New York: Most college students surf the internet, check social media, send texts and even play games on their Smartphone while in the classroom, a new study reveals.

“During the typical four years they’re in college classrooms, an average student may be distracted for two-thirds of a year,” said Barney McCoy, associate professor at the University of Nebraska-Lincoln in the US.

Boredom was the top reason students gave for turning to their digital devices during class, the findings showed.

Faculty and students need to change their practices to adapt to the reality of phones and other digital devices, the study indicated.

“The study intends that instructors might benefit from learning and experimenting with new ways to engage college students in classroom activities,” suggested McCoy.
According to the survey of 675 students in 26 states, students checked their phones and other digital devices in class more than 11 times a day, on an average.

It’s not just a quick glance to see if someone’s trying to reach them. Students in the study estimated that, on an average, they spend 20 percent of their classroom time using digital devices for activities unrelated to class — mostly texting but also emailing, web-surfing, checking social media and even playing games, the researchers said.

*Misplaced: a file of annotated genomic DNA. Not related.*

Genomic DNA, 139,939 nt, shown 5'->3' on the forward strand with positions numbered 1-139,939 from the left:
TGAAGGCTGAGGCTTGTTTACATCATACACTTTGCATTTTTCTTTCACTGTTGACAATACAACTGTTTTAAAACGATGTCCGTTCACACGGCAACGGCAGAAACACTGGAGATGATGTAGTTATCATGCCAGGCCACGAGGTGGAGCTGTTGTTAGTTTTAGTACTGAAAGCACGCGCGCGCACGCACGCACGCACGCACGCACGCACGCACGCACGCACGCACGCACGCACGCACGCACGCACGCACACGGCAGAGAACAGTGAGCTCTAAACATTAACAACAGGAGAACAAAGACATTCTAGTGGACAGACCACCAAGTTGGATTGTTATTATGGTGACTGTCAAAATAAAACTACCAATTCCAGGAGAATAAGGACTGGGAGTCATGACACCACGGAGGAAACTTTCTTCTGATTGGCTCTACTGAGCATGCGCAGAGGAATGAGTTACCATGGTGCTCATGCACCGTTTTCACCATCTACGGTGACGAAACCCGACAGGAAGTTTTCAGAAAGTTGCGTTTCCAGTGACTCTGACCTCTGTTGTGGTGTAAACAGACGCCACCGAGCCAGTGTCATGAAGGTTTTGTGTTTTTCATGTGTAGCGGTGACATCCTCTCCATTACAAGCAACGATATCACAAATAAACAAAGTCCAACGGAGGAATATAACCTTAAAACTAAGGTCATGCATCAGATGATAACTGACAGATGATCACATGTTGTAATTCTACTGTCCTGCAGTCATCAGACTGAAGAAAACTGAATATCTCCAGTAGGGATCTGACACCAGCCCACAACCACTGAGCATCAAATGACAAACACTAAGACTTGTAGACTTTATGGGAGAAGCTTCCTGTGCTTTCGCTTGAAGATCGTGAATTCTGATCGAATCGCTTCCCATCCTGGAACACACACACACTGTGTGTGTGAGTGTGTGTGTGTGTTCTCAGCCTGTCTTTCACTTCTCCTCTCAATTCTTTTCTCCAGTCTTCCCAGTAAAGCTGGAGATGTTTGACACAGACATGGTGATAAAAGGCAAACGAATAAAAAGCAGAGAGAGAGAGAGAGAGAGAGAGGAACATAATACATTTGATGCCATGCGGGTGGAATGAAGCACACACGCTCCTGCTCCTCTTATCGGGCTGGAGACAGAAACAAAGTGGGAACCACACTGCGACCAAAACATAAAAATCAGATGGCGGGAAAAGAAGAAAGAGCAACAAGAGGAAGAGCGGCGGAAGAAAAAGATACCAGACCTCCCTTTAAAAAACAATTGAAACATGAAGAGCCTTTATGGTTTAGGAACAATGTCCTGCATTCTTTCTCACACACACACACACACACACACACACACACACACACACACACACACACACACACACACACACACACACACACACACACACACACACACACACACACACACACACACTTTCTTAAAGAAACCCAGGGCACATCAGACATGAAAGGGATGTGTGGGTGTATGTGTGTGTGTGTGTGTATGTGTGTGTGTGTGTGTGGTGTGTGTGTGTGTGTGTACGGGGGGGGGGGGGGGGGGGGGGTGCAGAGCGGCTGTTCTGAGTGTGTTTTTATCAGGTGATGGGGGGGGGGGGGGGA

“It’s their desire to be connected and not wanting to miss a message,” McCoy explained.

Nearly 30 percent believed they could use their digital devices without distracting from their learning, the study showed.

Around 13 percent said the benefits of using digital devices for non-class purposes outweighed the classroom distractions they caused. More than 11 percent of the respondents said they could not stop themselves from using digital devices.

Acknowledging the cost of monitoring digital devices, the students admitted that they don’t pay attention and hence miss the important instructions.

They added that their grades suffer and that their professors can haul them out. Yet most respondents indicated they can’t or won’t change their behaviour, the researchers noted in the study published online in the Journal of Media Education.